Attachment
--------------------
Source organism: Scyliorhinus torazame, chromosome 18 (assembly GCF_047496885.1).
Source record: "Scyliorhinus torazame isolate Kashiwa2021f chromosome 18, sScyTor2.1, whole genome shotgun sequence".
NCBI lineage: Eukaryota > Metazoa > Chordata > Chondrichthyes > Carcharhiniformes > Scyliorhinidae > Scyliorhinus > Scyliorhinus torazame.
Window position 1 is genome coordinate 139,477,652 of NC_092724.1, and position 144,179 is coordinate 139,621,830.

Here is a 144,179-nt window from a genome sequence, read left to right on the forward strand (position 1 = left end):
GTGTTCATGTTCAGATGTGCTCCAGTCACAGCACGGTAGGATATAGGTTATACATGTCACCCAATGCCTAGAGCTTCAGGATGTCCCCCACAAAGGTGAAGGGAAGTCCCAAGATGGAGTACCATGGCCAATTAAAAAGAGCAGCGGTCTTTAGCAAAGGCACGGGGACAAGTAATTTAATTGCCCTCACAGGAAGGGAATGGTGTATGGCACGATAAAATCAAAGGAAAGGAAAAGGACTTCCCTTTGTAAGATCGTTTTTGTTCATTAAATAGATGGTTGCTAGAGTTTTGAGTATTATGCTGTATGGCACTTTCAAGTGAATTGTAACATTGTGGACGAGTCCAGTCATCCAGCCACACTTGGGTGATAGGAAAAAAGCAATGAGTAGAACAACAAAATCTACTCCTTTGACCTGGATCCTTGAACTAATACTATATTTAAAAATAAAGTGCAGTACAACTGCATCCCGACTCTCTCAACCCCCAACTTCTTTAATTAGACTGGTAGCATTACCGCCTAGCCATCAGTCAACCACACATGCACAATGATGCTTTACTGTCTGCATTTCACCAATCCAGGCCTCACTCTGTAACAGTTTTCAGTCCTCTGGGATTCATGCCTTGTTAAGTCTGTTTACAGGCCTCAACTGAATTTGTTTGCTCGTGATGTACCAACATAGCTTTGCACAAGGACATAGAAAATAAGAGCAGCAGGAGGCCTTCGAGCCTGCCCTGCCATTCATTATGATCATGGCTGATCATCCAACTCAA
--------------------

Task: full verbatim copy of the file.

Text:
Source organism: Scyliorhinus torazame, chromosome 18 (assembly GCF_047496885.1).
Source record: "Scyliorhinus torazame isolate Kashiwa2021f chromosome 18, sScyTor2.1, whole genome shotgun sequence".
NCBI lineage: Eukaryota > Metazoa > Chordata > Chondrichthyes > Carcharhiniformes > Scyliorhinidae > Scyliorhinus > Scyliorhinus torazame.
Window position 1 is genome coordinate 139,477,652 of NC_092724.1, and position 144,179 is coordinate 139,621,830.

Here is a 144,179-nt window from a genome sequence, read left to right on the forward strand (position 1 = left end):
GTGTTCATGTTCAGATGTGCTCCAGTCACAGCACGGTAGGATATAGGTTATACATGTCACCCAATGCCTAGAGCTTCAGGATGTCCCCCACAAAGGTGAAGGGAAGTCCCAAGATGGAGTACCATGGCCAATTAAAAAGAGCAGCGGTCTTTAGCAAAGGCACGGGGACAAGTAATTTAATTGCCCTCACAGGAAGGGAATGGTGTATGGCACGATAAAATCAAAGGAAAGGAAAAGGACTTCCCTTTGTAAGATCGTTTTTGTTCATTAAATAGATGGTTGCTAGAGTTTTGAGTATTATGCTGTATGGCACTTTCAAGTGAATTGTAACATTGTGGACGAGTCCAGTCATCCAGCCACACTTGGGTGATAGGAAAAAAGCAATGAGTAGAACAACAAAATCTACTCCTTTGACCTGGATCCTTGAACTAATACTATATTTAAAAATAAAGTGCAGTACAACTGCATCCCGACTCTCTCAACCCCCAACTTCTTTAATTAGACTGGTAGCATTACCGCCTAGCCATCAGTCAACCACACATGCACAATGATGCTTTACTGTCTGCATTTCACCAATCCAGGCCTCACTCTGTAACAGTTTTCAGTCCTCTGGGATTCATGCCTTGTTAAGTCTGTTTACAGGCCTCAACTGAATTTGTTTGCTCGTGATGTACCAACATAGCTTTGCACAAGGACATAGAAAATAAGAGCAGCAGGAGGCCTTCGAGCCTGCCCTGCCATTCATTATGATCATGGCTGATCATCCAACTCAA